The trick to making multipurpose furniture pieces work is to make sure that they match throughout. Following the idea of open floor layouts in a multifunctional home, it might be helpful to choose furniture pieces that are not only multifunctional and space-saving, but also made of similar materials. Using the same elements in your furniture make it that much easier to incorporate them in any space or zone in your home.

Space Saving Furniture

A general benefit of using multipurpose pieces in your home is you inevitably save space (so long as you don't buy too much stuff to compensate for how much you're saving.) Additionally, you can opt to use space saving furniture so you can have more wiggle room to turn your rooms and spaces into something more. Free up valuable floor space and see that transform into anything under the sun - from a play area for kids in the morning to a yoga space after the workday is over.

Optimize your space by making sure that you're only filling it with large-ticket items that function in a space. Consider using tuck-away pieces like larger folding tables that are only used when guests are around, or built in and hidden storage solutions that disguise clutter and make your home just feel more usable. Foldable and stackable chairs and tables are also a popular choice among space savers. In the time of shrinking real estate, it might also be worth looking into raised platforms and loft ideas for beds and clothing wardrobes.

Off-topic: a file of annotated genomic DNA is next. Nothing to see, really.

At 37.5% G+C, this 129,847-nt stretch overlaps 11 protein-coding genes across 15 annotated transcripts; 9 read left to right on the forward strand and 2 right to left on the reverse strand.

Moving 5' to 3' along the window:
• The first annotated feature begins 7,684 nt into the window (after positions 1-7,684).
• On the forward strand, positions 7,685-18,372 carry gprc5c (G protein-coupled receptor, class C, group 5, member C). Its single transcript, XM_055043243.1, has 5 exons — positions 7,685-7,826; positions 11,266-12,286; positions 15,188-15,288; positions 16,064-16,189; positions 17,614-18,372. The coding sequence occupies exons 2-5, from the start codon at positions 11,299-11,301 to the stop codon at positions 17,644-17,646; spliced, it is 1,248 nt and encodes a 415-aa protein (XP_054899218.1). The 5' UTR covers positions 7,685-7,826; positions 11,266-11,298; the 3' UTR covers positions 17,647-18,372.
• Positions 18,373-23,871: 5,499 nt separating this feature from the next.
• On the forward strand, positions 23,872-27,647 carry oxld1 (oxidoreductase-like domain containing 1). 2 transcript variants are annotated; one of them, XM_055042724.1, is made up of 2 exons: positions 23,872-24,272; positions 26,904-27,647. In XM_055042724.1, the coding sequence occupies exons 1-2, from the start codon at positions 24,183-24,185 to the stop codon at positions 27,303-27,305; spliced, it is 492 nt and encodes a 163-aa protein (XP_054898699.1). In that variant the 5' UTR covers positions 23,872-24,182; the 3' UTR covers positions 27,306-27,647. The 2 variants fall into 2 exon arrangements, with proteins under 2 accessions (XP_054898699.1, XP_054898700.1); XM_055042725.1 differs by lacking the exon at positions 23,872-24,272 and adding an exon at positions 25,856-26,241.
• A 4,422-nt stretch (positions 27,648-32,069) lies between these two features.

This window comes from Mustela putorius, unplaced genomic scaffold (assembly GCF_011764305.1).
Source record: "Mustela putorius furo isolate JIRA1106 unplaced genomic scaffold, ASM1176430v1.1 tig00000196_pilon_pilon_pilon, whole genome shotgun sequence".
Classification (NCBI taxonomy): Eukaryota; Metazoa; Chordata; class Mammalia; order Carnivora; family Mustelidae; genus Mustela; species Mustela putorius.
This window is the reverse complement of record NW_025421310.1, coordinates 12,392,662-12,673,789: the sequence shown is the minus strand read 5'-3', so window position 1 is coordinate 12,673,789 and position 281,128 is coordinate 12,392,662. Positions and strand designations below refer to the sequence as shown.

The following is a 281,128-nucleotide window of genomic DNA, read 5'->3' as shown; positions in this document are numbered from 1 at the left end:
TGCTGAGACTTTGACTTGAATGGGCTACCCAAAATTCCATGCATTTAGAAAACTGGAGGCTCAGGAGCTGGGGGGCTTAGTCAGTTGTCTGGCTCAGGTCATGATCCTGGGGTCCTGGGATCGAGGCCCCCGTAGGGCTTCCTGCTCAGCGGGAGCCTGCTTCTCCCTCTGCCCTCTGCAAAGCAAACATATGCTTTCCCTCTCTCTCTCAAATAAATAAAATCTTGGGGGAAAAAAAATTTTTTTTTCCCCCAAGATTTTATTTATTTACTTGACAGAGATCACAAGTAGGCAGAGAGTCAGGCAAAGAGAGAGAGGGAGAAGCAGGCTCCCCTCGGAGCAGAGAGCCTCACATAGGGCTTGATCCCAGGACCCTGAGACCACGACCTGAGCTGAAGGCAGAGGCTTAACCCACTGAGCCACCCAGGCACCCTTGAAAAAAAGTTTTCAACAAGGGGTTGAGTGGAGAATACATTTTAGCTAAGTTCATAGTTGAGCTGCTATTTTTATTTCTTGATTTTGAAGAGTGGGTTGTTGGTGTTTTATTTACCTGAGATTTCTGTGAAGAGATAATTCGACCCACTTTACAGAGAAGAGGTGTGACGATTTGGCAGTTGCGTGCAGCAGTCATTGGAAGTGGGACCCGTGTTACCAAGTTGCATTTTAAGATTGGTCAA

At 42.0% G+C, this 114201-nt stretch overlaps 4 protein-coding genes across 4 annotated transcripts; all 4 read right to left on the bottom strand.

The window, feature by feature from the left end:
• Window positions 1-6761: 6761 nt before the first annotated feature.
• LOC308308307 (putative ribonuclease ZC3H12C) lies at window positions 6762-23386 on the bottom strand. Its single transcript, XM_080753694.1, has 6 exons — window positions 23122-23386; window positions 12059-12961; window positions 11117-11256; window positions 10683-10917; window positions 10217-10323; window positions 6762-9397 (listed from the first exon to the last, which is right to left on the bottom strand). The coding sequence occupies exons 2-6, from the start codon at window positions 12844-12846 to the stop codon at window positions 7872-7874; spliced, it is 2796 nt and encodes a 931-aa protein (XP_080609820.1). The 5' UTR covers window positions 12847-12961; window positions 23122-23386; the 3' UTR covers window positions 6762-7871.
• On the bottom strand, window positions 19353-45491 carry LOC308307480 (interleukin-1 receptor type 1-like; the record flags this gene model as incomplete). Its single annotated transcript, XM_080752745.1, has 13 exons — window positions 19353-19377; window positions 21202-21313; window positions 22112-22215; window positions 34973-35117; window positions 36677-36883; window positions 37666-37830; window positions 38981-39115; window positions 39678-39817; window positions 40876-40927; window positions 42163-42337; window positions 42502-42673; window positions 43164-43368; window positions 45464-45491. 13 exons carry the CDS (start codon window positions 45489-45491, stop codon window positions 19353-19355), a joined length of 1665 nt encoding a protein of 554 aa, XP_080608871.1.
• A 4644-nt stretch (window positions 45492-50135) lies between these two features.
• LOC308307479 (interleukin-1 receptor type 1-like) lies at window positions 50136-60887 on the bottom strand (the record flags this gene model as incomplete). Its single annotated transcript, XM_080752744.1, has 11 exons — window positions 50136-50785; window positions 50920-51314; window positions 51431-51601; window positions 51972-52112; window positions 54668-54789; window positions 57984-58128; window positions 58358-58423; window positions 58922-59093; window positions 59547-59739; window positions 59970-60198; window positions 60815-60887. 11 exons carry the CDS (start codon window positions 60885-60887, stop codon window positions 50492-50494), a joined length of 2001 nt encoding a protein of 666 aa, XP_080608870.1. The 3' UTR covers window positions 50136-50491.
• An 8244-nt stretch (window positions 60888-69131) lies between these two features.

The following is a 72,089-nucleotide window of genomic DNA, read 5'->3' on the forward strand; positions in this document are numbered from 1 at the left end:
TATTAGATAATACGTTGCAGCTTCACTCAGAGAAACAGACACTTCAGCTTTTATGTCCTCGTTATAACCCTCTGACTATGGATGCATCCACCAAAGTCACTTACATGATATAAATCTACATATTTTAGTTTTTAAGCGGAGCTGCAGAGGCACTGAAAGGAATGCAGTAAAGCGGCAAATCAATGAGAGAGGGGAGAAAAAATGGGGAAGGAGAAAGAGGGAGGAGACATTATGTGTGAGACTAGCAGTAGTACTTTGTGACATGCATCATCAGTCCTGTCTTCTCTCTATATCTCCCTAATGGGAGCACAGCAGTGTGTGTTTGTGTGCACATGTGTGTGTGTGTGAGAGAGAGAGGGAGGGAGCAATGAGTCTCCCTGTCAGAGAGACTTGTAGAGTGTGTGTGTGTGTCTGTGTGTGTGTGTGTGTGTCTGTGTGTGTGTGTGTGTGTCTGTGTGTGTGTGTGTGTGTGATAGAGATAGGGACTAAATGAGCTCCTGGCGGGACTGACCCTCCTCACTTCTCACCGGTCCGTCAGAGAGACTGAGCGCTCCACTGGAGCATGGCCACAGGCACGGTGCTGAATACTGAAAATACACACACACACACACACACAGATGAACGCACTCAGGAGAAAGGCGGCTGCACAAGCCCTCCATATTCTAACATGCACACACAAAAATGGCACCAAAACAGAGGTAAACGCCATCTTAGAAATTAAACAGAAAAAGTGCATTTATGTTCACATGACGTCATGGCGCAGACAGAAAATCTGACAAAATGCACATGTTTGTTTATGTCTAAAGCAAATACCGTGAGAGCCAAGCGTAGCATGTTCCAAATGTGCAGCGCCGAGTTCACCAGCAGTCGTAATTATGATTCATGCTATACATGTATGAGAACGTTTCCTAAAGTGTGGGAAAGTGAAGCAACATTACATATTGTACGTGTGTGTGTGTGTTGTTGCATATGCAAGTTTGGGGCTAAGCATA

As previously mentioned, streamline your design style across your personal space by limiting variety in make, and maybe even choosing a single color palette to make everything look and feel cohesive and home-y. These tips will also help save space visually.

Bespoke Design Elements

And if streamlining interior design seems impossible because you can't find the right items for your space, consider custom-made furniture and home solutions. The best way to get exactly what you want is to have it made, and that's definitely the case for home décor.

Visit your local home depot and furniture stores to get a sense of how multipurpose furniture works. Do your research (reading this post is an example of said activity) to visualize what multifunctional spaces actually look like. And once you've gotten ideas on how to improve your home's functionality, get in touch with a trusty contractor and furniture maker to help build your dream space.

But bespoke in this case doesn't just apply to furniture and fixtures that you bring into your home. Sometimes, bespoke means something as drastic as needing to take down walls to open up your living area, or incorporating storage solutions that help define zones in your home. (If you need a fresh space to build the multifunctional home that you need, look through our properties for sale here.)

All in all, having something made specifically to and for your space should only add to the utility and appeal of your home. And with these ideas in mind, you're already one step closer to creating a multifunctional space that works specifically for you.